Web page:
Author:
Clayton Hudiburg
Estimated Activity Length:
2 hours
Solar Charger Diagram

Designing a Solar Charger

Grades:
10-12
Lesson Number:
4
Description:
In this lesson, students will further explore the potential and challenges related to using photovoltaics to supplement the power needed to charge batteries in BEVs. Students will be provided with a 12 V lead-acid battery and several 3 V, 1.5 A solar modules...
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Learning Goal(s):
1. Students will explore the role of series and parallel wiring as they pertain to voltage and amperage. 2. Students will explore the processes involved with charging batteries and relate these processes to voltage and amperage. 3. Students will test photovoltaic modules to identify voltage and amperage outputs. 4. Students will design a system of wiring 3 V, 1.5 A modules together as a means to charge a 12 V lead-acid battery 5. Students will predict and test the effectiveness of their designed solar charger.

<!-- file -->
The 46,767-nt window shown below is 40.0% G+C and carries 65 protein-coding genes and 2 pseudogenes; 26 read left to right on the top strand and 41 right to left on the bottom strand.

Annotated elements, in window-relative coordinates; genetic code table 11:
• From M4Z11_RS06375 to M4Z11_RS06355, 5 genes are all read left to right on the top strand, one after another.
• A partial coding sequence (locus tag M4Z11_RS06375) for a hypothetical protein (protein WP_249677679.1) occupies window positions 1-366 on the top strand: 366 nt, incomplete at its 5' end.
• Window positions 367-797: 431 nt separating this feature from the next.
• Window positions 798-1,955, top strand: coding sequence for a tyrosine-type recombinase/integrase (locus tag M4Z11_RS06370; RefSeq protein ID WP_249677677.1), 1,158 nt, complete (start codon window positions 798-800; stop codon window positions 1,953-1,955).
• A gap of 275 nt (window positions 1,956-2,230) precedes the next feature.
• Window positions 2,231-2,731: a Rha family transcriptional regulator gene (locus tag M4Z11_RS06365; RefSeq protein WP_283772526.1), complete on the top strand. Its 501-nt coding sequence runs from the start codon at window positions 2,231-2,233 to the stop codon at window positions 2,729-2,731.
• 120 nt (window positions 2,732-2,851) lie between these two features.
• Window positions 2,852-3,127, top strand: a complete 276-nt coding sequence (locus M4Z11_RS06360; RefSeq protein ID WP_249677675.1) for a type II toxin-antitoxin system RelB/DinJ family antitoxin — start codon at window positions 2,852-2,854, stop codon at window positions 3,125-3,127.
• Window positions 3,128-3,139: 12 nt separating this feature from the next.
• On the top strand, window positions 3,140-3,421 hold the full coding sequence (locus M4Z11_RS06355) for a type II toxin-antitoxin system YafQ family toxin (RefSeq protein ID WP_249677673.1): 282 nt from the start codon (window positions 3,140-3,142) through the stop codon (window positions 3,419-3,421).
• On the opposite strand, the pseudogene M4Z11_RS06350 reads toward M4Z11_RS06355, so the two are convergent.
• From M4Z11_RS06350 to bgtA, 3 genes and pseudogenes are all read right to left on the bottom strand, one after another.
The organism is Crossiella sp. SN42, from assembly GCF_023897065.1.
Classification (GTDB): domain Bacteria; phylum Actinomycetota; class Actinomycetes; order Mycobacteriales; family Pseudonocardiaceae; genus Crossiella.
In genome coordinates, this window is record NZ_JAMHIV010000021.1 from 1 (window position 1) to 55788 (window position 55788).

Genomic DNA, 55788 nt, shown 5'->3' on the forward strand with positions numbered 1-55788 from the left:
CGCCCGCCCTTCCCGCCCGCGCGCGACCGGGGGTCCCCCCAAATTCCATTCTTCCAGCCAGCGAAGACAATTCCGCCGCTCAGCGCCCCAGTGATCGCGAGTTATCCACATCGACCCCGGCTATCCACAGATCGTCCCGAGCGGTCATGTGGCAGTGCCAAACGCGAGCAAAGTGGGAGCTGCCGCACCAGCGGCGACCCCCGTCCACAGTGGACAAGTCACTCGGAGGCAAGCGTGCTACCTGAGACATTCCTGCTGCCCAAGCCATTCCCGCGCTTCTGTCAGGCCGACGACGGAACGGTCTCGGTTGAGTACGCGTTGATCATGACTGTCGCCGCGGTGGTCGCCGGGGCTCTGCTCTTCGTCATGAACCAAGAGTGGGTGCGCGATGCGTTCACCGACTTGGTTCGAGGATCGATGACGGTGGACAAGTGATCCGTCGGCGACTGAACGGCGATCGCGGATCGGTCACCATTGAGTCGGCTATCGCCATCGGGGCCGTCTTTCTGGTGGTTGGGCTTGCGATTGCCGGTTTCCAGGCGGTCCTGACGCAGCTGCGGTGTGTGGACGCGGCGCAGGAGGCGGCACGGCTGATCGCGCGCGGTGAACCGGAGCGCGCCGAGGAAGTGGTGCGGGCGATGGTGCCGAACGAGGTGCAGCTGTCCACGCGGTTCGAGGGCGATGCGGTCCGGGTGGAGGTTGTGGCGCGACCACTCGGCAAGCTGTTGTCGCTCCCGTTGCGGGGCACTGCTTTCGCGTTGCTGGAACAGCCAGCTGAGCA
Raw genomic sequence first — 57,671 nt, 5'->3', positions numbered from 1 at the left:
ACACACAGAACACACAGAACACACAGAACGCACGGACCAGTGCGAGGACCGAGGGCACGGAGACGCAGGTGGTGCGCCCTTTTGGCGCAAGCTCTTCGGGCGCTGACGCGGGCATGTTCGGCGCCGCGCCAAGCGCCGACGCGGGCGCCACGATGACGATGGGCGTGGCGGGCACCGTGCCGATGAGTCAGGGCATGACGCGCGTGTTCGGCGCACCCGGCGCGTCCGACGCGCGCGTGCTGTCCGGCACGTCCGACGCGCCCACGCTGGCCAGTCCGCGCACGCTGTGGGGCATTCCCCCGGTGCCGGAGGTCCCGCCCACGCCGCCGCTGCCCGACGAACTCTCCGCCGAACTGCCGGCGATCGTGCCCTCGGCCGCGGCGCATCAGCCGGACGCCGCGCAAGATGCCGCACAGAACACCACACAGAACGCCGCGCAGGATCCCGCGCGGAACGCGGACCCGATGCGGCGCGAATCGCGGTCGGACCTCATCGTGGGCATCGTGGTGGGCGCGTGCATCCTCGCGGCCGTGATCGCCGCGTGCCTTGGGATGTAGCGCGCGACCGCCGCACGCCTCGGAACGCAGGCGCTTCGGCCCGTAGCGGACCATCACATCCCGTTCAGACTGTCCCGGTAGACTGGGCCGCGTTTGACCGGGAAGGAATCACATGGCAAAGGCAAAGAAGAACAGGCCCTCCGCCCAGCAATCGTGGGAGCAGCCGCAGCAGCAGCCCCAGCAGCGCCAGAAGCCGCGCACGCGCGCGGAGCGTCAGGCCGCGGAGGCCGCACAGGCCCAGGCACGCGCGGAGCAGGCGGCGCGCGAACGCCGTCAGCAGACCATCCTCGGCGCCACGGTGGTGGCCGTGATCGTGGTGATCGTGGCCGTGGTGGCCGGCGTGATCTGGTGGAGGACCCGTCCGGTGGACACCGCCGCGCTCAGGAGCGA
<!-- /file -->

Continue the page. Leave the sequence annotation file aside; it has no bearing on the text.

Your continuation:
Author:
Clayton Hudiburg
Estimated Activity Length:
4 hours
Solar Charger Diagram

Photovoltaic Solutions "Shark-Tank Style"

Grades:
10-12
Lesson Number:
5
Description:
In this lesson, the students will take their knowledge gained in the previous activities to innovate design solutions that will allow PV technology to plan an increased role in the transportation sector. The challenge given to them is to design a BEV that...
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Learning Goal(s):
1. Students will use data and mathematics to design a solution for using PV technology in the transportation sector. 2. Students will create a presentation with visuals and specs outlining their proposed solution. 3. Students will present and attempt to “sell” their products to a panel of judges.
Author:
Clayton Hudiburg
Estimated Activity Length:
5 hours